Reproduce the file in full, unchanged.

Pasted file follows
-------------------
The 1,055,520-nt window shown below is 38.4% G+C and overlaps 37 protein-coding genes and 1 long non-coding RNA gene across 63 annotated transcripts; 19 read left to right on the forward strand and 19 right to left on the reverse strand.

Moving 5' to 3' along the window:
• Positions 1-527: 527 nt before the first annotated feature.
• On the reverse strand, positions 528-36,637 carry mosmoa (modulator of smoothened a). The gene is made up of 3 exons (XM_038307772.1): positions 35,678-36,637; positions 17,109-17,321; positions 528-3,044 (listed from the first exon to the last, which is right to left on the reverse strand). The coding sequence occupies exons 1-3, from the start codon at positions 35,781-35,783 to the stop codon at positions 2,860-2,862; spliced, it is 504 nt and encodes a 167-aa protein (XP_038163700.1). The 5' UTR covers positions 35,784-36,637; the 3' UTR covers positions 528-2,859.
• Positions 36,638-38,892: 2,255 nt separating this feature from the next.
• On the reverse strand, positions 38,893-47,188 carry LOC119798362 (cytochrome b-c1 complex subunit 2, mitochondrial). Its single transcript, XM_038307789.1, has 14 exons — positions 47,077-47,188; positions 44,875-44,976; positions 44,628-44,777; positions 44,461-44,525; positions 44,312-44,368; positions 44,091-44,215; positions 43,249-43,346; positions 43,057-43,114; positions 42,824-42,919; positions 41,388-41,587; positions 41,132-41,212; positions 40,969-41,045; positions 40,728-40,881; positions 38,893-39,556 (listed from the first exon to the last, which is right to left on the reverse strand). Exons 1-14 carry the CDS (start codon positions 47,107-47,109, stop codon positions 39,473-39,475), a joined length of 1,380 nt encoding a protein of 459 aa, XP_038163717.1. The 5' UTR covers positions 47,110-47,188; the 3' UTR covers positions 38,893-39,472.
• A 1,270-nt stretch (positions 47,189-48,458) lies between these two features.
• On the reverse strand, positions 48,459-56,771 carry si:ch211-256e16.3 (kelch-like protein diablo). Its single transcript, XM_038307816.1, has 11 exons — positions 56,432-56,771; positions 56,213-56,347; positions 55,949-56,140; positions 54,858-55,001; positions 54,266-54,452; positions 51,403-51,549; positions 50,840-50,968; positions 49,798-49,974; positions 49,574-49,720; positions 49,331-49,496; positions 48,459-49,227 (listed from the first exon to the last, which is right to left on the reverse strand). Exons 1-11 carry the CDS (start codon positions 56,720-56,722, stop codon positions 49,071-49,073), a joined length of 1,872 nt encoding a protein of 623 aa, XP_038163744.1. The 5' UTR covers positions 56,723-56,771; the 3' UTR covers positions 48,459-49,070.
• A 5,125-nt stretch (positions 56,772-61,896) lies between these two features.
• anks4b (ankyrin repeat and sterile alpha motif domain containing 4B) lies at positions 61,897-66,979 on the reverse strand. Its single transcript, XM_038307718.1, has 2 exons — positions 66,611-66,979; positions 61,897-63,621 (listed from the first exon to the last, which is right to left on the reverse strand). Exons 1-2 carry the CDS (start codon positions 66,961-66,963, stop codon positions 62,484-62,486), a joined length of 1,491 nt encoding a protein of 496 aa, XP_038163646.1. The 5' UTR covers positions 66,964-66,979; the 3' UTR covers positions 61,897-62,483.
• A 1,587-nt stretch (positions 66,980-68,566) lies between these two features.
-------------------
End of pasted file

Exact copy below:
The 1,055,520-nt window shown below is 38.4% G+C and overlaps 37 protein-coding genes and 1 long non-coding RNA gene across 63 annotated transcripts; 19 read left to right on the forward strand and 19 right to left on the reverse strand.

Moving 5' to 3' along the window:
• Positions 1-527: 527 nt before the first annotated feature.
• On the reverse strand, positions 528-36,637 carry mosmoa (modulator of smoothened a). The gene is made up of 3 exons (XM_038307772.1): positions 35,678-36,637; positions 17,109-17,321; positions 528-3,044 (listed from the first exon to the last, which is right to left on the reverse strand). The coding sequence occupies exons 1-3, from the start codon at positions 35,781-35,783 to the stop codon at positions 2,860-2,862; spliced, it is 504 nt and encodes a 167-aa protein (XP_038163700.1). The 5' UTR covers positions 35,784-36,637; the 3' UTR covers positions 528-2,859.
• Positions 36,638-38,892: 2,255 nt separating this feature from the next.
• On the reverse strand, positions 38,893-47,188 carry LOC119798362 (cytochrome b-c1 complex subunit 2, mitochondrial). Its single transcript, XM_038307789.1, has 14 exons — positions 47,077-47,188; positions 44,875-44,976; positions 44,628-44,777; positions 44,461-44,525; positions 44,312-44,368; positions 44,091-44,215; positions 43,249-43,346; positions 43,057-43,114; positions 42,824-42,919; positions 41,388-41,587; positions 41,132-41,212; positions 40,969-41,045; positions 40,728-40,881; positions 38,893-39,556 (listed from the first exon to the last, which is right to left on the reverse strand). Exons 1-14 carry the CDS (start codon positions 47,107-47,109, stop codon positions 39,473-39,475), a joined length of 1,380 nt encoding a protein of 459 aa, XP_038163717.1. The 5' UTR covers positions 47,110-47,188; the 3' UTR covers positions 38,893-39,472.
• A 1,270-nt stretch (positions 47,189-48,458) lies between these two features.
• On the reverse strand, positions 48,459-56,771 carry si:ch211-256e16.3 (kelch-like protein diablo). Its single transcript, XM_038307816.1, has 11 exons — positions 56,432-56,771; positions 56,213-56,347; positions 55,949-56,140; positions 54,858-55,001; positions 54,266-54,452; positions 51,403-51,549; positions 50,840-50,968; positions 49,798-49,974; positions 49,574-49,720; positions 49,331-49,496; positions 48,459-49,227 (listed from the first exon to the last, which is right to left on the reverse strand). Exons 1-11 carry the CDS (start codon positions 56,720-56,722, stop codon positions 49,071-49,073), a joined length of 1,872 nt encoding a protein of 623 aa, XP_038163744.1. The 5' UTR covers positions 56,723-56,771; the 3' UTR covers positions 48,459-49,070.
• A 5,125-nt stretch (positions 56,772-61,896) lies between these two features.
• anks4b (ankyrin repeat and sterile alpha motif domain containing 4B) lies at positions 61,897-66,979 on the reverse strand. Its single transcript, XM_038307718.1, has 2 exons — positions 66,611-66,979; positions 61,897-63,621 (listed from the first exon to the last, which is right to left on the reverse strand). Exons 1-2 carry the CDS (start codon positions 66,961-66,963, stop codon positions 62,484-62,486), a joined length of 1,491 nt encoding a protein of 496 aa, XP_038163646.1. The 5' UTR covers positions 66,964-66,979; the 3' UTR covers positions 61,897-62,483.
• A 1,587-nt stretch (positions 66,980-68,566) lies between these two features.